BANGKOK • Thailand's junta is in "panic mode" over the economy and is failing to heal the country's deep political rifts, former prime minister Abhisit Vejjajiva has said in an unusually strident criticism of the kingdom's generals.
His remarks come just two days after his archrival, self-exiled former premier Thaksin Shinawatra, hit out at the junta's nearly two years in power - an indication that the country's bitterly divided political camps are increasingly seeing eye-to-eye about military rule.
Thailand's generals seized power in May 2014 saying they would end more than a decade of political instability that had dogged the nation and dragged down what was once one of South-east Asia's most vibrant economies.
The current prime minister, former army chief Prayut Chan-o-cha, has vowed to kick-start the economy and end the cycle of political violence and corruption with a new Constitution, the country's 20th since 1932.
But in a speech to business leaders in Bangkok yesterday, Mr Abhisit said the junta was failing to carry out necessary economic reforms, especially in the flagging agricultural and industrial sectors.
NO REAL PROGRESS MADE
...in terms of concrete achievement of what's been done, I think even people who support him find it hard to identify those accomplishments.
FORMER PREMIER ABHISIT VEJJAJIVA, on how the junta under Gen Prayut has failed to revive the economy or unite the country
"Despite two years of relative calm and also initiatives being taken by the current government when it came to power, there has been too little progress even on this front and now it's almost in panic mode," he said.
He was equally scathing about the junta's new Constitution.
"I think it's also clear that we're not going to get the kind of Constitution that many of us want, whether in terms of democratic standards, whether in terms of a document that will lead to true reforms that are much needed, or even on the issue of so-called reconciliation," he said.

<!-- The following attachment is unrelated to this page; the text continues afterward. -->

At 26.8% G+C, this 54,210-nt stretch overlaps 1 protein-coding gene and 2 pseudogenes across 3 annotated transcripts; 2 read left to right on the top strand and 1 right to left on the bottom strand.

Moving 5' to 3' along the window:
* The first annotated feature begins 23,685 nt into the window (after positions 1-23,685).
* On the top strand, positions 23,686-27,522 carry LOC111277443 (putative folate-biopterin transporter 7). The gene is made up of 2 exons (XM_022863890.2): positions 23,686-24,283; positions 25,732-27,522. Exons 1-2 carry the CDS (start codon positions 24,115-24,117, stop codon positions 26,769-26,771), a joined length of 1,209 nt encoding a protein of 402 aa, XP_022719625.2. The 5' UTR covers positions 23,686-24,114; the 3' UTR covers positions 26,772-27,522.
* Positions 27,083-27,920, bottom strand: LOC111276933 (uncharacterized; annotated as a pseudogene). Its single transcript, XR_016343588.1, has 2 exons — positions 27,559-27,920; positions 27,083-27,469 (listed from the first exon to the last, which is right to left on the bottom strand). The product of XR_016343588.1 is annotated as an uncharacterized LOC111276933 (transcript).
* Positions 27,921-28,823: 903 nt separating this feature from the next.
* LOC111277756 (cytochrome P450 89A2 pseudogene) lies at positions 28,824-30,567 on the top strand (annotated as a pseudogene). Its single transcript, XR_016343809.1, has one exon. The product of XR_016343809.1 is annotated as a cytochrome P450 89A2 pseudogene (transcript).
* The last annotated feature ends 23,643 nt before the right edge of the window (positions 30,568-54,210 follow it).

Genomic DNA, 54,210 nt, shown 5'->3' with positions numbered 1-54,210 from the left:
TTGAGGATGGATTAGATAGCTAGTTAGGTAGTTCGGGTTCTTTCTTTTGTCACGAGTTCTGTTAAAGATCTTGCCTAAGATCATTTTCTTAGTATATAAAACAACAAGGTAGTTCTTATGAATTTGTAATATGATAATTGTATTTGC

Thailand has suffered a decade of turmoil as pro-democracy activists and rural supporters of the Shinawatra family vied for power with Bangkok's archroyalist elite and their allies in the military.
Many supporters of Mr Abhisit, a Bangkokian educated at Eton and Oxford, who held office from 2008 to 2011, were at the forefront of protests against Thaksin's sister Yingluck, and hailed the 2014 coup that toppled her government.
But even the military's natural allies have begun to chafe under its protracted rule, and Mr Abhisit's remarks mimic recent comments by Thaksin on the army.
During a speech and a series of press interviews in New York this week, Thaksin accused the military of clinging to power and said the generals had little to show for their time in office.
Meanwhile, Mr Abhisit has also hit out at the military's claim that it was rooting out graft, after a series of corruption scandals that enveloped senior military officers.
"Given some of the things that have already happened, I'm not so sure they can say they're better than politicians. And I'm talking about corruption - I'm talking about abuse of power," he told delegates.
Speaking to Agence FrancePresse after the speech, he said: "I think the Thai people in general still feel that General Prayut means well; he's serious, he's blunt, straightforward, and that he wants to do good things. And that's why I think he's been allowed to carry on.
"But in terms of concrete achievement of what's been done, I think even people who support him find it hard to identify those accomplishments."